Ron Paul's connections to the neo-fascist right are already well established, for those who are paying attention. Now it seems his longtime connection to the John Birch Society has led him deeper into the radical right nexus. According to the Southern Poverty Law Center's Hatewatch blog, Paul is scheduled to speak at a confab sponsored by a wing of the "Traditionalist" schism that literally claims to be more Catholic than the Pope and has long been a magnet for sinister reactionaries. In this case, one of the fellow luminaries on the bill is the Italian neo-fascist leader Roberto Fiore.
Ron Paul, Birch President to Speak at Anti-Semitic Conference
Beyond the obvious, what do a far-right Italian politician, the president of the John Birch Society and former U.S. Rep. Ron Paul have in common?
In early September, the men are all scheduled to speak—along with a lengthy list of archconservative clergy, lawyers and academics—at a conference in Canada sponsored by the Fatima Center, part of the "radical traditionalist Catholic" movement, perhaps the single largest group of hard-core anti-Semites in North America.
Paul, the former Texas congressman and Republican presidential candidate, is the keynote speaker of the weeklong conference slated for Sept. 8-13 in Niagara Falls, Ontario. A physician before entering politics, Paul got into considerable hot water in 2008 when The New Republic published "Angry White Man," an article about the contents of newsletters he published. What the newsletters revealed, the magazine reported, "are decades worth of obsession with conspiracies, sympathy for the right-wing militia movement, and deeply held bigotry against blacks, Jews and gays." Paul denied writing the newsletters that bore his name.
The conference is titled, "Fatima: The Path to Peace" and "is a call," according to a Fatima Center press release, "to a return to sanity in the government of the world and the Church, for the two cannot be separated."
Also scheduled to speak is Roberto Fiore, an Italian politician, who, when he won a seat to the European Parliament in 2008, was described by a fellow member of the body as "absolutely the most extreme person who has ever served in the European Parliament."
John F. McManus, the president of the archconservative John Birch Society (JBS) is also listed as a speaker at the Canadian conference. JBS has been dogged for decades by charges of anti-Semitism, accusations society leaders vehemently deny. Those same leaders, however, take great pride in JBS being at the forefront of the conspiracy-fueled attacks on Agenda 21, a non-binding United Nations plan for sustainable development around the world.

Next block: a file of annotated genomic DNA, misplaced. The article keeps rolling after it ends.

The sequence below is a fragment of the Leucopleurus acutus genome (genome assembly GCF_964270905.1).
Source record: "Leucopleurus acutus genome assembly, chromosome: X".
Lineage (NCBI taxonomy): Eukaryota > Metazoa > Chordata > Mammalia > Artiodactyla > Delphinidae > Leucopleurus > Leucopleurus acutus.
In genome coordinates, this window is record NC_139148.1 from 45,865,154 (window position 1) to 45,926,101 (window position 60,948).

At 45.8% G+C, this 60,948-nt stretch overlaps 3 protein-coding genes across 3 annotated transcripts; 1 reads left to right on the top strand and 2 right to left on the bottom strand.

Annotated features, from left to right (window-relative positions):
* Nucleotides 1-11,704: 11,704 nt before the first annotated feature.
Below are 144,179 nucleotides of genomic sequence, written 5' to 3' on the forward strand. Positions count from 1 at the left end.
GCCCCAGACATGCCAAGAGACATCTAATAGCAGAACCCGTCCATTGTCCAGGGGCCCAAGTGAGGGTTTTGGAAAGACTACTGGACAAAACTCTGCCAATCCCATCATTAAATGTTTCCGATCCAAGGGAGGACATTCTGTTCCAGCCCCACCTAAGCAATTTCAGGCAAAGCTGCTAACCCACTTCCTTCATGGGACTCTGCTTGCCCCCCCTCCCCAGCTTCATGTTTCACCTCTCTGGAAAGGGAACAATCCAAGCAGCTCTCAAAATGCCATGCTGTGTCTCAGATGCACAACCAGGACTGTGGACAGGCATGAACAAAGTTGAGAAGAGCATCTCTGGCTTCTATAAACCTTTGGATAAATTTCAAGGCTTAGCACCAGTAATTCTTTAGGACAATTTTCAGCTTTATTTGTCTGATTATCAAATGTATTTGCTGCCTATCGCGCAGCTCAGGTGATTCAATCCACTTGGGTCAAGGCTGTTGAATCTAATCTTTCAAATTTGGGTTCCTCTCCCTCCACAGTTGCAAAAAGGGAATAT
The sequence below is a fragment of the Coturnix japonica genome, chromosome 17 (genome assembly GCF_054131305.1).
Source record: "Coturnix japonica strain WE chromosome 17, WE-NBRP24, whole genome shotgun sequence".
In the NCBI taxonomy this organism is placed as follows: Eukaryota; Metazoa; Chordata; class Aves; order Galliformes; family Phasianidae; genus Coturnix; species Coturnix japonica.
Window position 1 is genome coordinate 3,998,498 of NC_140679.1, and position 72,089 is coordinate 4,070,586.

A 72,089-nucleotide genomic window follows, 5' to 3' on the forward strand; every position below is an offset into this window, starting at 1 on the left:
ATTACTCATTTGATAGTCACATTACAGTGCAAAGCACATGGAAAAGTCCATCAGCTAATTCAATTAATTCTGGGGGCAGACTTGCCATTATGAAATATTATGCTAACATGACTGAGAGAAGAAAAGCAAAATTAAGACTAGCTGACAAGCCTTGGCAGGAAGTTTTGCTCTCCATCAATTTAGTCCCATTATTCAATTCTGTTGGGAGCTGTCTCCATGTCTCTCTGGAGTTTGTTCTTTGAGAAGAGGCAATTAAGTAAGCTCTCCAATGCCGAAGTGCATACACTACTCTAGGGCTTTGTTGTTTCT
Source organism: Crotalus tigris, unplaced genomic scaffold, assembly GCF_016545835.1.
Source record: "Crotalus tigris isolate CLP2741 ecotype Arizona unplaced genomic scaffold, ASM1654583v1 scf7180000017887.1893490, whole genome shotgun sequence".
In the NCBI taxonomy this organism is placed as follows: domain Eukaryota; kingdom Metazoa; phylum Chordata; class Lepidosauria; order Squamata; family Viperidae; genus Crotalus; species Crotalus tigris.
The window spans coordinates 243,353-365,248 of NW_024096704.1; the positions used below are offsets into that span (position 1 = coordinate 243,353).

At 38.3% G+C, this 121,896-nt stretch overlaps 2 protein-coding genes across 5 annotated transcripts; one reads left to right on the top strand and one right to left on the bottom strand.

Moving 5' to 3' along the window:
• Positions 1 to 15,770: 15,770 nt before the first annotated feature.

The Fatima Center said it has assembled at least 27 speakers for the conference.
"All speakers share one thing in common," its press release said, "a keen understanding that the nations of the world suffer profound disorder, that evil and shocking immorality are on the rise, that war and violence steadily increase, that the stability of our entire social order is at stake, and that a solution to the present chaos is of utmost necessity."
After his talk in Canada, McManus has an appointment south of the border in Washington, D.C., to speak at yet another conference of radical traditionalist Catholicism, also known as “integrism” or Catholic separatism.
The so-called "Catholic Restoration Conference VII" is slated for Sept. 13-15 and is sponsored by "In the Spirit of Charters" Committee (ISOC).
One of the speakers scheduled to join McManus at the D.C. conference is E. Michael Jones, the South Bend, Ind.-based editor of Culture Wars magazine. The magazine's cover stories have included "Judaizing: Then and Now," "The Judaism of Hitler," and "Shylock Comes to Notre Dame."
In an article raging about a new president of Notre Dame University several years ago, Jones charged that anyone who went to a mainstream university would emerge "with a Jewish world view … and maybe a Jewish spouse."